Spring is arguably the best time of year to tackle indoor projects. It is indeed nature’s time of renewal and while outdoor projects may be interrupted from spring rain, the relatively temperate weather is perfect for focusing on the interior. Perhaps the best indoor spring project to embark upon first is painting. Whether it is for a simple change of color and design or a much-needed fresh coat, spring painting is best for two simple reasons: fresh air and low humidity. It is a time when windows can be left open for ventilation and this combined with low humidity means less harmful vapors and faster drying time.
If you are someone who is intimidated by the notion of adding color to your home’s walls you are certainly not alone. Choosing colors actually takes a bit of design acumen and can be disastrous if it goes awry. But, if you have grown tried of whites or neutrals and are ready to break into color, painting trim can be a great place to start. Doorways, crown molding, baseboards and window trim all play a significant role in your home’s design and painting them is an easy do-it-yourself way to renew your space during the springtime months.
Fortunately, there are a few great applications and websites like glidden.com that allow you to preview colors within a room before committing, but nothing replaces seeing the color in the space for which it is intended. Try to collect as many swatches as possible and actually tape them to the area you wish to paint. Live with them in place for a few days to see how they look at different times of day. And, remember to consider all adjoining spaces when painting trim on doorways – not just the room you are painting. Consider the sight line. When you look through the doorway what all can you see?
Finally, it is helpful to remember that just because you have neutral walls, you still need to consider your accent color carefully. Not all colors go with all neutrals – even whites, so try and educate yourself on values, hues and “temperatures” of colors before applying.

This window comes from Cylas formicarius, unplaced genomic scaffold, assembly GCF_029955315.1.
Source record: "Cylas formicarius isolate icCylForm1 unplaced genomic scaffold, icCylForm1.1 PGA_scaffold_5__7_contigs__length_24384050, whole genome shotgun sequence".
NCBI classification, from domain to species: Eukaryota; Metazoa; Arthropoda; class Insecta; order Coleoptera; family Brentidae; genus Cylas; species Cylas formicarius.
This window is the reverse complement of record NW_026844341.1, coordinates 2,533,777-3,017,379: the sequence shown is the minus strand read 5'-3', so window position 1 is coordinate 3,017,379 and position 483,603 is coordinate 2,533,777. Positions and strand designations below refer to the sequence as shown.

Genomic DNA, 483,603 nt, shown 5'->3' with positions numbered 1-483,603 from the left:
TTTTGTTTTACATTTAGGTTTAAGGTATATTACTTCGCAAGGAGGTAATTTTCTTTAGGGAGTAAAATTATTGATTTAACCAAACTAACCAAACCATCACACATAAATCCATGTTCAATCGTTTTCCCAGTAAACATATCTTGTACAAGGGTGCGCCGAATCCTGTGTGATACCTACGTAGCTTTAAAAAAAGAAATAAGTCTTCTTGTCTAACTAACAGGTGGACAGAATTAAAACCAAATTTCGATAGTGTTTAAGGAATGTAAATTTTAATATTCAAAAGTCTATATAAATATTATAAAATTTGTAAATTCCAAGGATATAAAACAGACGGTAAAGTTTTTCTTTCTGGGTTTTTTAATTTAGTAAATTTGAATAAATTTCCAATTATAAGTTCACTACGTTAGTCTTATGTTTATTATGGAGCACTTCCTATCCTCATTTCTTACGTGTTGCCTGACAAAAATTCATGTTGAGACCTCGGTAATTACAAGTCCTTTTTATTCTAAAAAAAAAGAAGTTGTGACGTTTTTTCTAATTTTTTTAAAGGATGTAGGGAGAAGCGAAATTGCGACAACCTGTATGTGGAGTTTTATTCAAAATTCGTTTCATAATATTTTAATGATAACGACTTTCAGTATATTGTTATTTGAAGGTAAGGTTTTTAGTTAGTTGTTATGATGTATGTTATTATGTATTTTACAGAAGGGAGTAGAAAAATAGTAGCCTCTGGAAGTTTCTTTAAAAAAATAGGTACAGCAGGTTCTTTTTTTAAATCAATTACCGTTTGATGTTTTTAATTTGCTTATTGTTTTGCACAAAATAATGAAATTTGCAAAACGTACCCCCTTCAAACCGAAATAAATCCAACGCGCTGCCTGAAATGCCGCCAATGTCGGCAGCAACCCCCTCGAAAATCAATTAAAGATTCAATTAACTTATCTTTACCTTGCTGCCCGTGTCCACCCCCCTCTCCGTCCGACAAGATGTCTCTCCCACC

Faux finishes are simple but wonderful ways to add visual diversity to your home’s interior. And, as consumers become more aware of home decor from the explosion of do-it-yourself television shows and internet resources, faux finishes have come a long way from such basic techniques as sponging and ragging. Designers are creating surfaces that resemble stone and stucco walls, linen, paper and just about any other textured surface one can imagine. And, while the process of applying faux finishes may seem somewhat haphazard and forgiving, it can be more difficult that it seems for the do-it-yourselfer.
When considering a faux finish to a room, think about its current landscape of textures. Are they organic and fluid as they might be with sheer drapes and clean-lined furniture? Are they more richly dense with busy carpets and multi-layered drapes? Perhaps it is mixture of both as it can be with modern industrial design with its clean but sharp edges and formidable furnishings. As with all things in life, the key to successful faux finishes is balance and harmony. If a room is soft and light, a strong wall of stone may be just the thing to ground the look. If a room is heavy and dense, a soft wash may work to lighten and brighten the space.
Whatever you decide, shop carefully for tools that will accomplish what you are looking to do. There is a whole host of new products for a variety of faux finishes, but if you don’t find what you are looking for, be creative. Sometimes things like feathers can be used to marbleize a surface and a loofah can work wonders for a stucco look.
Learn more about faux finishing techniques and watch step-by-step videos for specific instructions on a variety of applications.
Since prehistoric times, humans have adorned their walls with colorful murals and drawings as a means to both express themselves and reflect upon life. It makes sense, then, that the new and fabulous trend of using the written word as art is quickly becoming a popular alternative to traditional stenciling for spaces like children’s rooms, studios and libraries. Words inspire and alphabetic characters can be beautiful in their own right, so during this time of spring renewal think about who or what inspires you. Shakespeare? Oscar Wilde? What about your grandfather’s favorite old saying?
Computer technology allows do-it-yourselfers to buy stencils in just about any size imaginable and in thousands of fonts and letter styles. There are plenty of stencil companies online and even many regular print shops can produce letter stencils for decorative use.
Word art is an excellent way to lift your mood or help you through a tough day. It can be a great conversation starter for when guests come to visit. Some folks may not know how to discuss or interpret other forms of art, but everyone appreciates a good quote. It is also a great way to inspire children to learn and to appreciate the art of reading. With just a few strokes of a brush you can turn any room into a world of wisdom or whimsy and create a visually lovely space at the same time!
Credit: Renovate with Tommy Mac